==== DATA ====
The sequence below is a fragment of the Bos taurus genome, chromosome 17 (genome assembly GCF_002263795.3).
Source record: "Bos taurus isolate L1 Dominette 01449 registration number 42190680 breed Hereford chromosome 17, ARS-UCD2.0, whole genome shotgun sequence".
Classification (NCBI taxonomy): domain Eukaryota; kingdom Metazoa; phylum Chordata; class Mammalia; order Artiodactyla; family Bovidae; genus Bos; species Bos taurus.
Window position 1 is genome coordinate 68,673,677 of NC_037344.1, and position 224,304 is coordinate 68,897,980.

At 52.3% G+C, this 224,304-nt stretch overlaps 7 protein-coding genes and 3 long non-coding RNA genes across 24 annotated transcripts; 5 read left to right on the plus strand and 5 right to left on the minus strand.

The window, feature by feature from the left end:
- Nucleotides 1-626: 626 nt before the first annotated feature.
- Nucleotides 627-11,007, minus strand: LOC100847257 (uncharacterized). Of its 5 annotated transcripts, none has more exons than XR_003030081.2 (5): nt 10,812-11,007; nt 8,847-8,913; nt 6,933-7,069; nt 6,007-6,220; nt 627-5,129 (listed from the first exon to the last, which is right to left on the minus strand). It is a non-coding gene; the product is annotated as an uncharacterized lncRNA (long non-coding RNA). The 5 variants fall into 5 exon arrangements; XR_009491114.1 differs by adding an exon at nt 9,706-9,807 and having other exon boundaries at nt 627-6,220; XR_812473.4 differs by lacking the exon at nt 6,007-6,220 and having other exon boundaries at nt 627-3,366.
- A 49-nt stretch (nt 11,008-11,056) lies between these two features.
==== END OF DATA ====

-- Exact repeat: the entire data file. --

The sequence below is a fragment of the Bos taurus genome, chromosome 17 (genome assembly GCF_002263795.3).
Source record: "Bos taurus isolate L1 Dominette 01449 registration number 42190680 breed Hereford chromosome 17, ARS-UCD2.0, whole genome shotgun sequence".
Classification (NCBI taxonomy): domain Eukaryota; kingdom Metazoa; phylum Chordata; class Mammalia; order Artiodactyla; family Bovidae; genus Bos; species Bos taurus.
Window position 1 is genome coordinate 68,673,677 of NC_037344.1, and position 224,304 is coordinate 68,897,980.

At 52.3% G+C, this 224,304-nt stretch overlaps 7 protein-coding genes and 3 long non-coding RNA genes across 24 annotated transcripts; 5 read left to right on the plus strand and 5 right to left on the minus strand.

The window, feature by feature from the left end:
- Nucleotides 1-626: 626 nt before the first annotated feature.
- Nucleotides 627-11,007, minus strand: LOC100847257 (uncharacterized). Of its 5 annotated transcripts, none has more exons than XR_003030081.2 (5): nt 10,812-11,007; nt 8,847-8,913; nt 6,933-7,069; nt 6,007-6,220; nt 627-5,129 (listed from the first exon to the last, which is right to left on the minus strand). It is a non-coding gene; the product is annotated as an uncharacterized lncRNA (long non-coding RNA). The 5 variants fall into 5 exon arrangements; XR_009491114.1 differs by adding an exon at nt 9,706-9,807 and having other exon boundaries at nt 627-6,220; XR_812473.4 differs by lacking the exon at nt 6,007-6,220 and having other exon boundaries at nt 627-3,366.
- A 49-nt stretch (nt 11,008-11,056) lies between these two features.